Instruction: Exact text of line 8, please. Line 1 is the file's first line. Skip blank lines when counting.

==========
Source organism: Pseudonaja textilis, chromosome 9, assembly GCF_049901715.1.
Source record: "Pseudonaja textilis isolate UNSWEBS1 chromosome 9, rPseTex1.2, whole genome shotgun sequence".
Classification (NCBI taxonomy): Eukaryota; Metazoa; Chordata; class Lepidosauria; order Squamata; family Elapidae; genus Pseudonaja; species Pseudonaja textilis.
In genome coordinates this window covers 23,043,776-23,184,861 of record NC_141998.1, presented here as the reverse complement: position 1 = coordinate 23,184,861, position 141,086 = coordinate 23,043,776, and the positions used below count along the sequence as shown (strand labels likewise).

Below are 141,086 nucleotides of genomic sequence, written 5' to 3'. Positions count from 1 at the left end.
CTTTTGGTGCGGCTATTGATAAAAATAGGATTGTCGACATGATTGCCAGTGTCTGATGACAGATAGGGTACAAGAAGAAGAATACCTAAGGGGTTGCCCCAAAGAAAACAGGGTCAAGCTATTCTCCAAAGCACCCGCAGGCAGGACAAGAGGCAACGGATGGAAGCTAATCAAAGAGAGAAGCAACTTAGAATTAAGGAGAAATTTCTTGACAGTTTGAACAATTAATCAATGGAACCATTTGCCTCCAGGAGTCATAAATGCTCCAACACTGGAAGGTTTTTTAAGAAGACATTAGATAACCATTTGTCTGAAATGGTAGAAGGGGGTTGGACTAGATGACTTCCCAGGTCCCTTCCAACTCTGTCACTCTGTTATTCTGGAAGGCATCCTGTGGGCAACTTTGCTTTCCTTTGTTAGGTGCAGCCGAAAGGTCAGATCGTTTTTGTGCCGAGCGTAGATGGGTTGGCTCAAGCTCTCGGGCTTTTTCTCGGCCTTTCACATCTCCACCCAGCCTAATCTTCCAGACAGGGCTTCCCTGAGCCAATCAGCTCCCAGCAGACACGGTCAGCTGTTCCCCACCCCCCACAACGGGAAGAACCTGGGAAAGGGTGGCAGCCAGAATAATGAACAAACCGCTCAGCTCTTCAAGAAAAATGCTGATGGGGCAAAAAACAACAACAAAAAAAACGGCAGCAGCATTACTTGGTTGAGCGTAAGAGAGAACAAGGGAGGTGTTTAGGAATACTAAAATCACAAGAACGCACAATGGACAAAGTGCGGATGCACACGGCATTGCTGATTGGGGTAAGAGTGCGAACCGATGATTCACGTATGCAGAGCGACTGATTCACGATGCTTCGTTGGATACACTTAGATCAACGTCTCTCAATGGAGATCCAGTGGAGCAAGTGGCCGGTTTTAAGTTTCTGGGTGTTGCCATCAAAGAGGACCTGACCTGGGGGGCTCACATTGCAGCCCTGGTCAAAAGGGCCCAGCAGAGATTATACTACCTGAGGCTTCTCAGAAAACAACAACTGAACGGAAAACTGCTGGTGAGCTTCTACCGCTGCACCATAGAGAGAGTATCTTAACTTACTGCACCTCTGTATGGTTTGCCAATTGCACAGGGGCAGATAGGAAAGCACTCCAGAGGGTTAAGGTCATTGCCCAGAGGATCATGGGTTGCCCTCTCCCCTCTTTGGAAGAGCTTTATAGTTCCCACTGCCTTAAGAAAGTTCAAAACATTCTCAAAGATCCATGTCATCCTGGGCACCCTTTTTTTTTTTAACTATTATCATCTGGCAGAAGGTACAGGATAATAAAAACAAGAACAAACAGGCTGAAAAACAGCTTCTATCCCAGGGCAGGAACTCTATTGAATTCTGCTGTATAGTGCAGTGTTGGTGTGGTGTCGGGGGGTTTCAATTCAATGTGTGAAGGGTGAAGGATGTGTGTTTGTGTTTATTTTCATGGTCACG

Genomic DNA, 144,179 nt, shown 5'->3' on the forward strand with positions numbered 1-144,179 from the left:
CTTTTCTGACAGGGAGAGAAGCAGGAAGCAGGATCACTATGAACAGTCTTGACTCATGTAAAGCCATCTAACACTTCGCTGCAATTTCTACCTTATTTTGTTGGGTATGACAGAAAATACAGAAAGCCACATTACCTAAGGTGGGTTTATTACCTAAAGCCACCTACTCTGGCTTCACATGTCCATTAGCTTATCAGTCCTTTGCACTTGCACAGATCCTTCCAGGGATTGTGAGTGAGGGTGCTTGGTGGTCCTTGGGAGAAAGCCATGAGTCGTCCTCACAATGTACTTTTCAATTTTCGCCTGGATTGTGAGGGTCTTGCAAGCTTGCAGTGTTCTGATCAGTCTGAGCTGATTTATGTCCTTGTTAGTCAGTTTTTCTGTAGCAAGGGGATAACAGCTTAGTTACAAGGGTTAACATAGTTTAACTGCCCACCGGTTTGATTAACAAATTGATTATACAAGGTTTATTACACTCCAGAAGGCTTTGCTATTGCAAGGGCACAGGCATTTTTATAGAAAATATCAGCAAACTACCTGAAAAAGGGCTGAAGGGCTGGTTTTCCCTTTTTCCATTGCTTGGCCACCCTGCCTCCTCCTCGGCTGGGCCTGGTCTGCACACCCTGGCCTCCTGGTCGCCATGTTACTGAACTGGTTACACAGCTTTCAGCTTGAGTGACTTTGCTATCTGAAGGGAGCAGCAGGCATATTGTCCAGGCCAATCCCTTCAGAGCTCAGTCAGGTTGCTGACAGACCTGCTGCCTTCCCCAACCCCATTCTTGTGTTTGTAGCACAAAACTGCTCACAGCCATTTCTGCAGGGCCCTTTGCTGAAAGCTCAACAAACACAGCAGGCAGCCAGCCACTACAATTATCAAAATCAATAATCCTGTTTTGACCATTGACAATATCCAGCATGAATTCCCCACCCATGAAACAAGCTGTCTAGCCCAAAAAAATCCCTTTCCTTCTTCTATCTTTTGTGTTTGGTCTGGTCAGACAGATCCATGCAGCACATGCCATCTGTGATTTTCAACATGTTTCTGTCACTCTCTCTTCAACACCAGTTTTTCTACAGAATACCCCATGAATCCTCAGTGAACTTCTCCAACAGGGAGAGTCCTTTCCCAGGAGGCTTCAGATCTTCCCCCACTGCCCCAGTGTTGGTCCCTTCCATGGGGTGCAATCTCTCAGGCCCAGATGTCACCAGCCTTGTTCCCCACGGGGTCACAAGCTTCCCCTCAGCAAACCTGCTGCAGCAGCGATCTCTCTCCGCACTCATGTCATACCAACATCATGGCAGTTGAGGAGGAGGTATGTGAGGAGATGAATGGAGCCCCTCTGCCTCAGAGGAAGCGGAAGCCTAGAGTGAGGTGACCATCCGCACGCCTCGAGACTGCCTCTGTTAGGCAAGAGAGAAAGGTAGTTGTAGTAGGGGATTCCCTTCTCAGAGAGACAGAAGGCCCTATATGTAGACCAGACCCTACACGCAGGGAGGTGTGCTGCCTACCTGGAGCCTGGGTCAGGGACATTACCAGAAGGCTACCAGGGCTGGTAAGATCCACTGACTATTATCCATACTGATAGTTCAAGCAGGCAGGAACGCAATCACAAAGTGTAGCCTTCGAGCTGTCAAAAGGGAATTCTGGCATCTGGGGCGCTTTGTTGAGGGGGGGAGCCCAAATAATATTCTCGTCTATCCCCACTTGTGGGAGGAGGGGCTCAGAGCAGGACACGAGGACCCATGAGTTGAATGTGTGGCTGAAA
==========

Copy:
CTTTTCTGACAGGGAGAGAAGCAGGAAGCAGGATCACTATGAACAGTCTTGACTCATGTAAAGCCATCTAACACTTCGCTGCAATTTCTACCTTATTTTGTTGGGTATGACAGAAAATACAGAAAGCCACATTACCTAAGGTGGGTTTATTACCTAAAGCCACCTACTCTGGCTTCACATGTCCATTAGCTTATCAGTCCTTTGCACTTGCACAGATCCTTCCAGGGATTGTGAGTGAGGGTGCTTGGTGGTCCTTGGGAGAAAGCCATGAGTCGTCCTCACAATGTACTTTTCAATTTTCGCCTGGATTGTGAGGGTCTTGCAAGCTTGCAGTGTTCTGATCAGTCTGAGCTGATTTATGTCCTTGTTAGTCAGTTTTTCTGTAGCAAGGGGATAACAGCTTAGTTACAAGGGTTAACATAGTTTAACTGCCCACCGGTTTGATTAACAAATTGATTATACAAGGTTTATTACACTCCAGAAGGCTTTGCTATTGCAAGGGCACAGGCATTTTTATAGAAAATATCAGCAAACTACCTGAAAAAGGGCTGAAGGGCTGGTTTTCCCTTTTTCCATTGCTTGGCCACCCTGCCTCCTCCTCGGCTGGGCCTGGTCTGCACACCCTGGCCTCCTGGTCGCCATGTTACTGAACTGGTTACACAGCTTTCAGCTTGAGTGACTTTGCTATCTGAAGGGAGCAGCAGGCATATTGTCCAGGCCAATCCCTTCAGAGCTCAGTCAGGTTGCTGACAGACCTGCTGCCTTCCCCAACCCCATTCTTGTGTTTGTAGCACAAAACTGCTCACAGCCATTTCTGCAGGGCCCTTTGCTGAAAGCTCAACAAACACAGCAGGCAGCCAGCCACTACAATTATCAAAATCAATAATCCTGTTTTGACCATTGACAATATCCAGCATGAATTCCCCACCCATGAAACAAGCTGTCTAGCCCAAAAAAATCCCTTTCCTTCTTCTATCTTTTGTGTTTGGTCTGGTCAGACAGATCCATGCAGCACATGCCATCTGTGATTTTCAACATGTTTCTGTCACTCTCTCTTCAACACCAGTTTTTCTACAGAATACCCCATGAATCCTCAGTGAACTTCTCCAACAGGGAGAGTCCTTTCCCAGGAGGCTTCAGATCTTCCCCCACTGCCCCAGTGTTGGTCCCTTCCATGGGGTGCAATCTCTCAGGCCCAGATGTCACCAGCCTTGTTCCCCACGGGGTCACAAGCTTCCCCTCAGCAAACCTGCTGCAGCAGCGATCTCTCTCCGCACTCATGTCATACCAACATCATGGCAGTTGAGGAGGAGGTATGTGAGGAGATGAATGGAGCCCCTCTGCCTCAGAGGAAGCGGAAGCCTAGAGTGAGGTGACCATCCGCACGCCTCGAGACTGCCTCTGTTAGGCAAGAGAGAAAGGTAGTTGTAGTAGGGGATTCCCTTCTCAGAGAGACAGAAGGCCCTATATGTAGACCAGACCCTACACGCAGGGAGGTGTGCTGCCTACCTGGAGCCTGGGTCAGGGACATTACCAGAAGGCTACCAGGGCTGGTAAGATCCACTGACTATTATCCATACTGATAGTTCAAGCAGGCAGGAACGCAATCACAAAGTGTAGCCTTCGAGCTGTCAAAAGGGAATTCTGGCATCTGGGGCGCTTTGTTGAGGGGGGGAGCCCAAATAATATTCTCGTCTATCCCCACTTGTGGGAGGAGGGGCTCAGAGCAGGACACGAGGACCCATGAGTTGAATGTGTGGCTGAAA